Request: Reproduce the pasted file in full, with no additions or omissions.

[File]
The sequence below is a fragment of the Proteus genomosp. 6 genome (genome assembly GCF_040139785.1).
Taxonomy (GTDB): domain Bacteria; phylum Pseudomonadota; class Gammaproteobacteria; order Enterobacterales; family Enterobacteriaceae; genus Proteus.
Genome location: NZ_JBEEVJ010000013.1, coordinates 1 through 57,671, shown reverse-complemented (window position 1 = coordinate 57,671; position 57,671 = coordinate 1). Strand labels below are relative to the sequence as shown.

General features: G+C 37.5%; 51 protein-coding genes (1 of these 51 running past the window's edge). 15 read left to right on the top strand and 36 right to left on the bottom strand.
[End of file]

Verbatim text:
The sequence below is a fragment of the Proteus genomosp. 6 genome (genome assembly GCF_040139785.1).
Taxonomy (GTDB): domain Bacteria; phylum Pseudomonadota; class Gammaproteobacteria; order Enterobacterales; family Enterobacteriaceae; genus Proteus.
Genome location: NZ_JBEEVJ010000013.1, coordinates 1 through 57,671, shown reverse-complemented (window position 1 = coordinate 57,671; position 57,671 = coordinate 1). Strand labels below are relative to the sequence as shown.

General features: G+C 37.5%; 51 protein-coding genes (1 of these 51 running past the window's edge). 15 read left to right on the top strand and 36 right to left on the bottom strand.